License plate debate rages on

September 02, 2019 06:05 PM

ROCHESTER, N.Y. (WHEC)- Millions of New Yorkers will soon be forced to buy new license plates.  

A few weeks ago, Governor Andrew Cuomo announced a contest to choose the new New York State license plate. That contest veiled a change that will force many drivers to pay $25 to upgrade their plates to the newer version.  


New York drivers with the current blue and yellow plates that are less than 10 years old can keep those plates without having to pay the fee, but those with the white and blue version will be forced to upgrade next year.   

The voting on the new version of the plate closes Monday at 11:59pm,  but what wasn’t in the headline of the contest was that fact that many folks will have to pay a $25 license plate replacement fee in addition to the cost of renewing their registration. If you want to keep your old license plate number, that’s another $20.  

“It doesn't look good if we have 4 million new plates coming out at $25 bucks a plate, that's $100 million, so I know a lot of people think it's a cash grab,” says Assemblyman Mark Johns.  

“I think first of all, your viewers need to understand that the law was put in place a long time ago,” says Assemblyman Harry Bronson of the state law that allows the DMV to charge $25 for new plates.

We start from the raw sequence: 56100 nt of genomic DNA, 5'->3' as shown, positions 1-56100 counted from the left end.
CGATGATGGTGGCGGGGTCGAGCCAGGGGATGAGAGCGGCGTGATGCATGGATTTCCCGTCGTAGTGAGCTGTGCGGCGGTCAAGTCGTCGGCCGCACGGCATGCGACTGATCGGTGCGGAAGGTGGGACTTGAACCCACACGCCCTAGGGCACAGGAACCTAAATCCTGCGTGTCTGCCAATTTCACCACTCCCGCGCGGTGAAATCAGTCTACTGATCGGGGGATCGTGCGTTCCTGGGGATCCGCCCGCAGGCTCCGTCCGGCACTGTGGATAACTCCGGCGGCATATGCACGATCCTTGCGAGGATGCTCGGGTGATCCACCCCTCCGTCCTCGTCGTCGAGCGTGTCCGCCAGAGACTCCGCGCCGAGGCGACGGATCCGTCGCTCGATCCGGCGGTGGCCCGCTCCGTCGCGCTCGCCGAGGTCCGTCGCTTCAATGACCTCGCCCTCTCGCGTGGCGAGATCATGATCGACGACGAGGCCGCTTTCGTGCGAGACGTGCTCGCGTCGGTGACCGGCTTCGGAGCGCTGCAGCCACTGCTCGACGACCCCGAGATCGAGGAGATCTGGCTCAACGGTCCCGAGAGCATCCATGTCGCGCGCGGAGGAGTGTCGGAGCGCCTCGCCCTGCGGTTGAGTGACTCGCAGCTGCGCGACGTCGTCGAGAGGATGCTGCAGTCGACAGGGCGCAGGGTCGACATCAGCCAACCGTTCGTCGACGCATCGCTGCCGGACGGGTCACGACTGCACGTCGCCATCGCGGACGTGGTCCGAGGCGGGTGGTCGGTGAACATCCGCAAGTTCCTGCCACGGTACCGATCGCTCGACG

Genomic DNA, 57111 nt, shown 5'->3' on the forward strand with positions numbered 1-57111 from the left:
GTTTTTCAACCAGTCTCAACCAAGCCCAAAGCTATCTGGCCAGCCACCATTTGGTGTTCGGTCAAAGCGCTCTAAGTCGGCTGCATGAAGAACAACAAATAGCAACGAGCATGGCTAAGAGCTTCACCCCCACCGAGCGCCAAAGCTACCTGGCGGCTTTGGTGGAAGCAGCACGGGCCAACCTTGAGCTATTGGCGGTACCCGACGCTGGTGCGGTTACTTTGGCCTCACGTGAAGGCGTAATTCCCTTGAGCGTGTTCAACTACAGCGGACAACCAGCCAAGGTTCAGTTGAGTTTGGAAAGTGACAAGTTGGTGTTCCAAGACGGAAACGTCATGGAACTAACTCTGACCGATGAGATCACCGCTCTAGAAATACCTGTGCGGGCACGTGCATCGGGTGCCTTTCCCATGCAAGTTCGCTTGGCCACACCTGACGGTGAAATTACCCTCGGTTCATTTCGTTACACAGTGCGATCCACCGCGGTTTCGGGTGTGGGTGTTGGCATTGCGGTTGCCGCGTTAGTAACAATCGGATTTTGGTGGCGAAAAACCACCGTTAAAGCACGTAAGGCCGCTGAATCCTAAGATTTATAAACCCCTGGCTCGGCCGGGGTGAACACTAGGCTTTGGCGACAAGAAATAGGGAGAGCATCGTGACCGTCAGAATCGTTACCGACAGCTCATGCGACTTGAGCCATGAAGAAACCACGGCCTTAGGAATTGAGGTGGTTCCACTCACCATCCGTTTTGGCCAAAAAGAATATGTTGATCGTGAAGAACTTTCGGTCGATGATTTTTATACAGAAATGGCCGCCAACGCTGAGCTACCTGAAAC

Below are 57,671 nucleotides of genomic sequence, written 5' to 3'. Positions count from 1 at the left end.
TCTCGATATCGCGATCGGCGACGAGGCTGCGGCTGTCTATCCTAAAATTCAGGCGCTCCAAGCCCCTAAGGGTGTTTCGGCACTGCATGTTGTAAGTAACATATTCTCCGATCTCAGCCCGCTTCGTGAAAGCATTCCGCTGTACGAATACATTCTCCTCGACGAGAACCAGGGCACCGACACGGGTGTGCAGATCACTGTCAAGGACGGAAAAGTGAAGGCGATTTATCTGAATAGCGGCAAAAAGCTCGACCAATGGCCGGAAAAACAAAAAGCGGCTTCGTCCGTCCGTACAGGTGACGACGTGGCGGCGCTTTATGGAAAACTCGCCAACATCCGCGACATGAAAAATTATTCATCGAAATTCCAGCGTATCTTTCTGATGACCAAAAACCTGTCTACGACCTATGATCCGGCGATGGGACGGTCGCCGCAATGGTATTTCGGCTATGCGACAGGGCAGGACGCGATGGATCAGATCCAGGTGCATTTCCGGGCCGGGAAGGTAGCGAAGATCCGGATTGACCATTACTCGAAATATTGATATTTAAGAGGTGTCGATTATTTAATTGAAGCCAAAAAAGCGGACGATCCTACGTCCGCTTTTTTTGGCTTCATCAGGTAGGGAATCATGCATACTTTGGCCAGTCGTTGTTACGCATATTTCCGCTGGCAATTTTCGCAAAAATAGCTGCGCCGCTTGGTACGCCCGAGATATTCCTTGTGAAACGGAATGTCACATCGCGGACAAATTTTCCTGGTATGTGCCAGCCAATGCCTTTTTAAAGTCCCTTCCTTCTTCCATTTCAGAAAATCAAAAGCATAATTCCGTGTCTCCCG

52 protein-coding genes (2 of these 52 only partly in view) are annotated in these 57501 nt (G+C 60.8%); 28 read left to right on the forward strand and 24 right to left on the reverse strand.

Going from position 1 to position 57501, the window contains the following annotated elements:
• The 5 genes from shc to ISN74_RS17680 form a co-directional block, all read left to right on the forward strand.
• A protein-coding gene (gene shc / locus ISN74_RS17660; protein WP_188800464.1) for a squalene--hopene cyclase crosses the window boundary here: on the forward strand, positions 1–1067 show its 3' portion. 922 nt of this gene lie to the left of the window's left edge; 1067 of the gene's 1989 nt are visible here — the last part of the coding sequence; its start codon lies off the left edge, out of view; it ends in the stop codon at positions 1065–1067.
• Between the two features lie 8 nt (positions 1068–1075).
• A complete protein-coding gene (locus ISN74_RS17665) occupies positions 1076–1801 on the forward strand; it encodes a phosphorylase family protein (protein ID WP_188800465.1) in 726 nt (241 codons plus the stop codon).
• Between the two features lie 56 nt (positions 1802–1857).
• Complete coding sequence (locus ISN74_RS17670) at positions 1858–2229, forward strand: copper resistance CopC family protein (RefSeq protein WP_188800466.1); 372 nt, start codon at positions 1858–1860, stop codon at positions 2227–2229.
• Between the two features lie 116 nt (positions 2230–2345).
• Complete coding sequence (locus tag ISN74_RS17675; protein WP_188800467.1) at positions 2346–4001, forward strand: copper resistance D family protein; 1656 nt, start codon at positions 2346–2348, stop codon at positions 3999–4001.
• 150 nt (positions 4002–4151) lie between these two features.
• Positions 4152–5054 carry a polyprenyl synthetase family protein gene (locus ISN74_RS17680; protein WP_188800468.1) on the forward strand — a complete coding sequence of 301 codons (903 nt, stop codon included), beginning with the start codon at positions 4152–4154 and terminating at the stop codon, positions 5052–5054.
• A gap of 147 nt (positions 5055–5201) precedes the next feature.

The DMV has been charging $25 for plates for the past decade but the law does not mandate it be that price.  

“It says you can charge up to $25, so it could be $5 or $10.  Or [it could be] $15 or $20,” says Assemblyman Johns.  

Governor Andrew Cuomo said last week, if the legislature doesn’t like the fee, they should call themselves into special session and change the law.

Lawmakers say this isn’t something that needs to be decided by them. 

“A special session costs money, you're going to have to pay everybody's per-diems to come back for a couple of days, mileage back and forth, it can be regulated at the executive level,” Assembly Johns says.

Even those who don’t believe the new plates are a money grab still think the Governor should consider making a change. 

“If there's a way we can pick up the costs at the state level, I certainly would be supportive of that,” says Assemblyman Bronson.


Jennifer Lewke

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